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If you know that water boils (turns from a liquid to a gas) at 212 F at normal atmospheric pressure, but that its boiling temperature rises at higher pressure (such as in a pressure cooker), and that evaporating water absorbs a lot of heat (think of getting out of the water on a windy day), then you are well on your way to understanding how refrigerators, air conditioners, and heat pumps work. Unfortunately, the boiling point of water is too high to use it as a refrigerant, but other uids exist that boil at below the freezing point of water! One such refrigerant is ES-12a (see Figure 10.5), one of many refrigerants developed to replace R-12 (Freon), now banned due to its adverse effect on the earth s ozone layer. As shown in Figure 10.5, at atmospheric pressure (15 psi), ES-12a boils at about 26 F. If we compress it to a pressure of 150 psi, its boiling temperature rises to about 110 F. Since this rise approximates the range from freezer temperature to maximum atmospheric temperature, ES-12a may prove useful. In the refrigeration system in Figure 10.6, the refrigerant is sucked into a compressor. The compressor works like the piston of an internal combustion engine, except power is applied to the piston by the crankshaft instead of the other way around. The piston compresses the gas to about 150 psi, in the process raising its temperature to about 120 F. The hot, compressed gas then ows through the discharge line to a condenser a heat exchanger where it is cooled to below its condensation point and changes back to a liquid. In order to condense the 120 F gas, the condenser must be located in a cool space or be cooled by seawater. From the condenser the hot liquid rst passes through a drier, which assures no water contaminates the refrigerant, then on to an expansion valve. The function of the expansion valve is to control the release of the hot liquid into the low pressure of the evaporator coil. When the uid emerges from the expansion valve, the dramatic drop back to near atmospheric pressure causes it to boil (evaporate) at about 25 F, absorbing heat from the evaporator coil. The evaporator coil is the frost-covered tubing you see in an older refrigerator or freezer. From the evaporator the now-cool gas is again sucked into the compressor, and the cycle is repeated. Now for some details:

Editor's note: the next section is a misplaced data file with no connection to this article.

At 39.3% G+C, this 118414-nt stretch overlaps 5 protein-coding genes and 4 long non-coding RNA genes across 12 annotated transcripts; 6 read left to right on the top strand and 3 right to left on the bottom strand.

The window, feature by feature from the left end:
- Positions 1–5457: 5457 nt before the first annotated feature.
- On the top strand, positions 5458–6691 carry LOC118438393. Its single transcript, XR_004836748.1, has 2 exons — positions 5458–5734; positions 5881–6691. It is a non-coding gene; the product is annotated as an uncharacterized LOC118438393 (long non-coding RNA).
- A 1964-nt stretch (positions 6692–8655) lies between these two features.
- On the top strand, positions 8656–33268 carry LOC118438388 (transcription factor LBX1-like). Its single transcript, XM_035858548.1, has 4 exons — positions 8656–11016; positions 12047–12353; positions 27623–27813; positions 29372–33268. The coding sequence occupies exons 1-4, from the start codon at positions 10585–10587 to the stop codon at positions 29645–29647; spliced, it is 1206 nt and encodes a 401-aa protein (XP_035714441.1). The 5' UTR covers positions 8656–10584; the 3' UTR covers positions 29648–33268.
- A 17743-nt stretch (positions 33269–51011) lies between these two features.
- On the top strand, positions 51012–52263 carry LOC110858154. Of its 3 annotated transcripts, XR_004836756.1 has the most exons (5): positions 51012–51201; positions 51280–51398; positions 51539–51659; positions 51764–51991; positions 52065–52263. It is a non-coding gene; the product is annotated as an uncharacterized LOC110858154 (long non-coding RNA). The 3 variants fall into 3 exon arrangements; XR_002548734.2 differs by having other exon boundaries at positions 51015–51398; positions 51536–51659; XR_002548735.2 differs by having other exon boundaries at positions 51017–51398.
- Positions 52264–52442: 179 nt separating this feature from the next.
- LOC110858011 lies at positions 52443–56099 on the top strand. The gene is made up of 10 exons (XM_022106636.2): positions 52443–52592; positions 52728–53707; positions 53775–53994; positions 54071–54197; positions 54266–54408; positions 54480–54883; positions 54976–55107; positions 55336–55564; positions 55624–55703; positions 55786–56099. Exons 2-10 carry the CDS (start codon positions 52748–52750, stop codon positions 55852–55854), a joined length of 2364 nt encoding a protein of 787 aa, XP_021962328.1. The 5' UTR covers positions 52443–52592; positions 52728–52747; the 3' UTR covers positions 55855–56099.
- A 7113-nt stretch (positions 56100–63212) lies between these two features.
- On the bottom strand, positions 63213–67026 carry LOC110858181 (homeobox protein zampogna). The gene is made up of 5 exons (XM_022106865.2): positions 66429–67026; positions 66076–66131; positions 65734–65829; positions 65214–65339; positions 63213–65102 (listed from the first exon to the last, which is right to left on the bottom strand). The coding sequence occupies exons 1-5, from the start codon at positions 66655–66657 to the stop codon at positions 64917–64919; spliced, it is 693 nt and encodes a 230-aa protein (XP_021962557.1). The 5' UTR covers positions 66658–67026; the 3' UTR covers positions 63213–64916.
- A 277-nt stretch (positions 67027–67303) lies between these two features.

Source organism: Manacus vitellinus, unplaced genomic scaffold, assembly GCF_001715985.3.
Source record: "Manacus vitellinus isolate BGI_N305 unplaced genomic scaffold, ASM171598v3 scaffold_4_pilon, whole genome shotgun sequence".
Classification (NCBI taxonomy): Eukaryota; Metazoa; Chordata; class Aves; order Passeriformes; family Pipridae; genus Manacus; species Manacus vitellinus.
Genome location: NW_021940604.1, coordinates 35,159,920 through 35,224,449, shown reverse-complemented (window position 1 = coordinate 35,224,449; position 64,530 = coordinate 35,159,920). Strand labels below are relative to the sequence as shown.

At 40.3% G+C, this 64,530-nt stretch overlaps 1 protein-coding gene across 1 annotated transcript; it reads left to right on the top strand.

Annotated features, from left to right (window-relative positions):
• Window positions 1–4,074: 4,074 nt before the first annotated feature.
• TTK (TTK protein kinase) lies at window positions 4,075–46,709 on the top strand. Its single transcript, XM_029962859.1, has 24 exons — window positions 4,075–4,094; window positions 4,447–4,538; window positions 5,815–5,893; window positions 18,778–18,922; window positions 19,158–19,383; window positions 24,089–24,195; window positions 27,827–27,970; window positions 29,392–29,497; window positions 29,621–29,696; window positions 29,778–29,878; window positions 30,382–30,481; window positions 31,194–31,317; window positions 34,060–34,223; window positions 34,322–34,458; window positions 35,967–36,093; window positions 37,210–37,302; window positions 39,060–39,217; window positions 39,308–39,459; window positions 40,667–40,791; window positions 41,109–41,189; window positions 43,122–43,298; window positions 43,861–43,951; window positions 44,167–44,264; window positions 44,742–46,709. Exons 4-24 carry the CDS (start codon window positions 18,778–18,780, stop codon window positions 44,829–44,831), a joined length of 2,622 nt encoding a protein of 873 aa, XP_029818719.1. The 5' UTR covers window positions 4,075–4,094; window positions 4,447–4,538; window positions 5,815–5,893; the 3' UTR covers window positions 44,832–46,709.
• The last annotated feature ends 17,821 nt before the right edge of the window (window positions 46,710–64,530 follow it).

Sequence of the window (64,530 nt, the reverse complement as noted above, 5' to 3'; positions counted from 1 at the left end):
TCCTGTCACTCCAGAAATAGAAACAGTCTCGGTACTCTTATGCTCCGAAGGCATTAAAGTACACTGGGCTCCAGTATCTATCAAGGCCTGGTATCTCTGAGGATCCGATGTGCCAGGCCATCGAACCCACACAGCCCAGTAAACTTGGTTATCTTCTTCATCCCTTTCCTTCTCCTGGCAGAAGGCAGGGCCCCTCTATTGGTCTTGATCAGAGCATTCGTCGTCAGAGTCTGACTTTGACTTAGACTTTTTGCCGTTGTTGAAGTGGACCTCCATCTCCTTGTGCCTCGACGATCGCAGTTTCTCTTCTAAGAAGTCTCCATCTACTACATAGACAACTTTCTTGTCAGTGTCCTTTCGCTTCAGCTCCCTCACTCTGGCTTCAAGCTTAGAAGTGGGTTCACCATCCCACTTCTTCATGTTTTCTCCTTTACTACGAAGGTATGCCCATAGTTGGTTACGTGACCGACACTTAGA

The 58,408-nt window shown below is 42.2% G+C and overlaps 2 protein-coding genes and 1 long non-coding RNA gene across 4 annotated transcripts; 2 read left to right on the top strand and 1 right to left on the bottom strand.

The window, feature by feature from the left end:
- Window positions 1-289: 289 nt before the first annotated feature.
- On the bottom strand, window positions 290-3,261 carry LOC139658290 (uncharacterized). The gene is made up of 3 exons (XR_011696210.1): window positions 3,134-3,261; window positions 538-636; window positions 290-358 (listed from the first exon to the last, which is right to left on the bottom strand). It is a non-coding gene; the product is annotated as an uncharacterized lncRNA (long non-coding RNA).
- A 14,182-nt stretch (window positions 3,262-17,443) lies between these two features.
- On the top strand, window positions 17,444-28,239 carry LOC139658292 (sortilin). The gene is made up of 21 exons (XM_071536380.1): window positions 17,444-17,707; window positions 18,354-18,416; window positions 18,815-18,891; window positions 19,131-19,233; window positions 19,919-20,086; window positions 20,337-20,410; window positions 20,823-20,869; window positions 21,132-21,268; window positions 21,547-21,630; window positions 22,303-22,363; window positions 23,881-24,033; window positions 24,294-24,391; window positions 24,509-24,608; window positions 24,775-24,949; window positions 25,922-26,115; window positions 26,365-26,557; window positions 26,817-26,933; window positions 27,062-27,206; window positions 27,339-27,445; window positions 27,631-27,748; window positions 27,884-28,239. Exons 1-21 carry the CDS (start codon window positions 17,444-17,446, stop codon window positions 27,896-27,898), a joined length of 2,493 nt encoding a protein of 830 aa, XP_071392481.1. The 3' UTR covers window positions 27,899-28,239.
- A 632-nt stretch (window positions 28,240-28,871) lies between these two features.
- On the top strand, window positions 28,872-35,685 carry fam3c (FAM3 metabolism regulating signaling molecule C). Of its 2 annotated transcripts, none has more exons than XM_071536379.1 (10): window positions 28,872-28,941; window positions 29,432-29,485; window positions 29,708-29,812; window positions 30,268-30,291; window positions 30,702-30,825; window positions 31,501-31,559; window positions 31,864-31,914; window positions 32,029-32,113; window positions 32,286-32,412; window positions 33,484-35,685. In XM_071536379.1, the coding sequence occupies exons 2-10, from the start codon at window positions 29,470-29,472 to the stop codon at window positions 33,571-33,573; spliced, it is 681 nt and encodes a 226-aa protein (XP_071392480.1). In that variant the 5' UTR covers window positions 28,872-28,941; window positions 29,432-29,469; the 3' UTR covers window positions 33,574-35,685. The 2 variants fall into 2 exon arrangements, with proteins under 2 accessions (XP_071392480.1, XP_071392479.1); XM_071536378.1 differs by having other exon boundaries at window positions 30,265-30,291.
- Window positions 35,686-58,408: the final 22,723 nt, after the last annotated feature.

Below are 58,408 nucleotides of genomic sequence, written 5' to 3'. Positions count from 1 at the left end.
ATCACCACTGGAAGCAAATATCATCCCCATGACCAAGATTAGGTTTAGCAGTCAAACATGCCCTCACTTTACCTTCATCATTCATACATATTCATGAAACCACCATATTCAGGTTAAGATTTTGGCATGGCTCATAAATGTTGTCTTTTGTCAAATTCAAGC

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// Run two anonymous methods specified via lambda expressions. Parallel.Invoke( () => { Console.WriteLine("Expression #1 starting"); for(int count = 0; count < 5; count++) { Thread.Sleep(500); Console.WriteLine("Expression #1 count is " + count ); } Console.WriteLine("Expression #1 terminating"); }, () => { Console.WriteLine("Expression #2 starting"); for(int count = 0; count < 5; count++) { Thread.Sleep(500); Console.WriteLine("Expression #2 count is " + count ); } Console.WriteLine("Expression #2 terminating"); } ); Console.WriteLine("Main thread ending."); } }
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// Demonstrate implicitly typed variables.
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Data modeling is usually an iterative or repetitive process. You construct a preliminary data m o d e l and then refine it many times. In refining a data model, you should generate feasible alternatives and evaluate them according to user requirements. You typically need to gather additional information from users to evaluate alternatives. This process o f refinement and evaluation may continue many times for large databases. To depict the iterative nature o f data modeling, this section describes some possible refinements to the initial E R D design o f Figure 6.2.
Auto-Implemented Properties
Summary of Transformations
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1.00 0.90 0.80 0.70 Cumulative Probability 0.60 0.50 0.40 0.30 0.20 0.10 0.00
in the fume hood as instructed by your teacher. CAUTION: Use a test-tube holder to move the test tube. 2. Clean up your lab area and wash your hands before leaving the lab.
Performance Range
When considering placement, it s most likely you ll replace an existing thermostat with the X10 device, as the wiring is already in place and you don t want a hole in the wall where the old device used to connect. That s not to suggest you shouldn t select a new location if you prefer the new X10 thermostat to be placed elsewhere, go for it. The only problem is that you ll have to pull wire to the new location and patch up the hole in the wall from the old thermostat.